Tuesday, March 29, 2011

Cambridge Scientists win major component of $4 Million joint funding initiative

Cambridge Scientists win major component of $4 Million joint funding initiative funded jointly by BBSRC (UK) and NSF (US)

Plants really matter, and for the next generation, plant and microbial productivity will become the focus of key global issues: the basis for feeding an additional 2-3 billion mouths, to drive forward an economy currently trading on past sunlight, and maintain biodiversity in the face of climate change. The enzymatic powerhouse at the heart of these processes takes carbon dioxide from the atmosphere and uses light energy to produce sugars and other building blocks of life. This enzyme, called Rubisco, is rather flawed and somewhat promiscuous: it engages with oxygen as well as carbon dioxide, to the detriment of potential plant productivity. Some plants have evolved mechanisms, which act like biological turbochargers, to concentrate CO2 around Rubisco and improve the enzyme’s operating efficiency. These carbon concentrating mechanisms have evolved in certain key crops, such as sugar cane and maize. Other plants, such as aquatic algae, have developed mechanism in parallel which actively concentrate bicarbonate as a source of CO2 for Rubisco.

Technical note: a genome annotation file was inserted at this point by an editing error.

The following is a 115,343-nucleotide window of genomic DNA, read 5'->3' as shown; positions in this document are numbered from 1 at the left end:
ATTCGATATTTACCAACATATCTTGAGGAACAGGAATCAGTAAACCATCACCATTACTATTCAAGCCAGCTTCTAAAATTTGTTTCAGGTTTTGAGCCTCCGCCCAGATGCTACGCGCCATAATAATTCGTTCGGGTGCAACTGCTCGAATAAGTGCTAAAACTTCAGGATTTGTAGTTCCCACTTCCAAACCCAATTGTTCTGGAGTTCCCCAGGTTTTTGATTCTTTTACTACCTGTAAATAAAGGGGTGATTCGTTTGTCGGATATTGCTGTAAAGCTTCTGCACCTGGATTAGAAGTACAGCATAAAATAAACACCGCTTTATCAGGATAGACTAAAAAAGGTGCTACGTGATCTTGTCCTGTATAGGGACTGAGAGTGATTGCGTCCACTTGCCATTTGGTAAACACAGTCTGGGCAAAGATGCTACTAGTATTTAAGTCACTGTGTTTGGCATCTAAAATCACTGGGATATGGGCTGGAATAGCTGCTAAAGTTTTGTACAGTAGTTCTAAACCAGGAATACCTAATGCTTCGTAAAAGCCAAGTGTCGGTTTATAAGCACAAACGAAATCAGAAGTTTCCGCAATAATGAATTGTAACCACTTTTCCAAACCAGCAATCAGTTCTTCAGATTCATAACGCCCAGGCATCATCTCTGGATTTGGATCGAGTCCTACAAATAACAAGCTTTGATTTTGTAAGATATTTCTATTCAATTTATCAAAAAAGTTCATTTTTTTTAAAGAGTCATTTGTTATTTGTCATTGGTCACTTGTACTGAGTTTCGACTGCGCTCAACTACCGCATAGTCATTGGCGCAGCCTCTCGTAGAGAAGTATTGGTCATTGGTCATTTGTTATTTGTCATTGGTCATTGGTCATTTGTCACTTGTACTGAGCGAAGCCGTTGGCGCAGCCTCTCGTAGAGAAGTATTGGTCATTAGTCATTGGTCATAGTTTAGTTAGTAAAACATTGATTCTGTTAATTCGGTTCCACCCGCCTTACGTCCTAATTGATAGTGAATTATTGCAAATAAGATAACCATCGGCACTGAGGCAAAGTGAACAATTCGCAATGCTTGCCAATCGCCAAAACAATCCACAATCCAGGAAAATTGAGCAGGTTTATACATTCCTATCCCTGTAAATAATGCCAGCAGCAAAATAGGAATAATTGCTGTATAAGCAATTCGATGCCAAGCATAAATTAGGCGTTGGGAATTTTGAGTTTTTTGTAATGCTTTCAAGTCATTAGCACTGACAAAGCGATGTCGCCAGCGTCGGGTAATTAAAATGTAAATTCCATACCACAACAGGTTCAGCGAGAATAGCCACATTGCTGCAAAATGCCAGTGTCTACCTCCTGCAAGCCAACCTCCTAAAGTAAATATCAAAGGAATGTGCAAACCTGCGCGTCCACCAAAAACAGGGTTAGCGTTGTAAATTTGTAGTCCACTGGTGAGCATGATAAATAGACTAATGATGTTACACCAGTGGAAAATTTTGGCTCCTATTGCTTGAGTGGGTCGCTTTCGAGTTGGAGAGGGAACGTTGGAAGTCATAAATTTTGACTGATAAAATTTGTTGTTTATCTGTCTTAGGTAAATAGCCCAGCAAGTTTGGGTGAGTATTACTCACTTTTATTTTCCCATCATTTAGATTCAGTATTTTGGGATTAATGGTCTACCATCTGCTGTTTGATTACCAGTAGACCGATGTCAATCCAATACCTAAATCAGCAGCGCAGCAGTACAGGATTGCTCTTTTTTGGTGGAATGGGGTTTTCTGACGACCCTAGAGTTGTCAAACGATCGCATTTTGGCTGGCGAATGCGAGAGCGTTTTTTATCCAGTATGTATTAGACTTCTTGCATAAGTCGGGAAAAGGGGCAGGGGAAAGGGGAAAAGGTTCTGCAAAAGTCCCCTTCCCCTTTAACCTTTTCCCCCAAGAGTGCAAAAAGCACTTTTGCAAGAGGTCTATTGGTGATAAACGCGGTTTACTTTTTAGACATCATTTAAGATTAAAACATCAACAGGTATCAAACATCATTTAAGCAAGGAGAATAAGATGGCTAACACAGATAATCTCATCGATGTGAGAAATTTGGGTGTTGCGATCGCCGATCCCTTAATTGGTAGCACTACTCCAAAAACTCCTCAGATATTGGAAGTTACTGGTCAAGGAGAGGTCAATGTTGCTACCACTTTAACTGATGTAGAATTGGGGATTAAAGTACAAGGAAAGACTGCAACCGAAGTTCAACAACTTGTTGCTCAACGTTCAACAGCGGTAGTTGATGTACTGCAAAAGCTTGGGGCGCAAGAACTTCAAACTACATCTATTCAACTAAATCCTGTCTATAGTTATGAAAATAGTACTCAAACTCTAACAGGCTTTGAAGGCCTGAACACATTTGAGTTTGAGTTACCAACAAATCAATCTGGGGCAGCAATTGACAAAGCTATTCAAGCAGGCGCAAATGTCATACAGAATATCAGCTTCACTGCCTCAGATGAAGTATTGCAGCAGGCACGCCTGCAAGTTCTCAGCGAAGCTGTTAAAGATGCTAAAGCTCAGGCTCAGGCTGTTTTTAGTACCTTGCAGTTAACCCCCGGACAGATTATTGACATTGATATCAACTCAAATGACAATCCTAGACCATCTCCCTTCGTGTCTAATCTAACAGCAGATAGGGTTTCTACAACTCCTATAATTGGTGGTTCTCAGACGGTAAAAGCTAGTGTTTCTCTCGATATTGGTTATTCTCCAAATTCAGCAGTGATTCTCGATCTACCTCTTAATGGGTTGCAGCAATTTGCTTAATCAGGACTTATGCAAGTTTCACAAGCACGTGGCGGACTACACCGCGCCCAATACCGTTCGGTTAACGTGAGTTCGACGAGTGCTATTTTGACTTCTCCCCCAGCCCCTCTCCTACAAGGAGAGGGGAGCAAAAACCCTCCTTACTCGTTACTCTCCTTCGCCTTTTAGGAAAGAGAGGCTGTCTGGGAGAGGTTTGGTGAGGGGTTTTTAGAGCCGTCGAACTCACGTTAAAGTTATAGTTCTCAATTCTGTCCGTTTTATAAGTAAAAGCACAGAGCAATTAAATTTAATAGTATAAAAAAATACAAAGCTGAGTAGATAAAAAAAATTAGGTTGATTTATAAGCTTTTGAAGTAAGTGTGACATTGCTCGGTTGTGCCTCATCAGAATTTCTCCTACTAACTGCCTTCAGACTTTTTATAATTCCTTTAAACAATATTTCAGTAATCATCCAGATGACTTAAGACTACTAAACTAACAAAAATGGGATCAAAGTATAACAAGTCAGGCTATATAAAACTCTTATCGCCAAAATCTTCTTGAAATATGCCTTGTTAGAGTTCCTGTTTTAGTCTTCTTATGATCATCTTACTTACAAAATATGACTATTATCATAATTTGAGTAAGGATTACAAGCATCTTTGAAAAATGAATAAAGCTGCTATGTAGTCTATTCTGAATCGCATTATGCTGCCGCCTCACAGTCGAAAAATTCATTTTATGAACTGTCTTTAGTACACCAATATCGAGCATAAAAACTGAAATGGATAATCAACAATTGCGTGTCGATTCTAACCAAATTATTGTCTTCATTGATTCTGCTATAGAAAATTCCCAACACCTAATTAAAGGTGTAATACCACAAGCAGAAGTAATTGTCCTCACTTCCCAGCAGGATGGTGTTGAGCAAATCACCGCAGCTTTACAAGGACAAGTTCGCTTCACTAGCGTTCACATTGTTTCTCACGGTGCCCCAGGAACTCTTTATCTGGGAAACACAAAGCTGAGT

An $8 million collaborative funding opportunity was recently offered by the UK BBSRC and the US NSF, with the challenge of surpassing these known pathways of carbon fixation, and maximising plant yield for the future. Selected scientists were pitched together to develop international consortia to develop novel ideas, prompted and guided by a scientific mentors and administrators. Four proposals were invited to be taken forward for development and funding, two of which involve scientists in the Department of Plant Sciences at the University of Cambridge. The Ideas Lab experience was likened by Prof Griffiths to be a combination of Big Brother, The Weakest Link and The Apprentice! Prof. Griffiths is the consortium leader for one of the joint proposals funded, which will be exploring the operation of an algal carbon concentrating mechanism, and the possibility for introducing components into higher plant cells. Dr Julian Hibberd is part of another consortium also supported by the BBSRC/NSF initiative, seeking to increase the efficiency of light harvesting by broadening the wavelengths of light, as used by bacteria, to power biophysical transport processes in higher plants.

This research support will consolidate a major Plant Sciences initiative at Cambridge, which is exploring the means to improve photosynthesis from the perspective of sustainable plant productivity and crop yields for the future. Additional work is also being undertaken by Dr Hibberd, investigating the potential introduction of C4 photosynthetic traits into crops such as rice. This programme is part of a broader sweep of strategic research relevant to sustainable crop development, involving RNAi, pathogen suppression and epidemiological controls to maintain yields in a changing climate.

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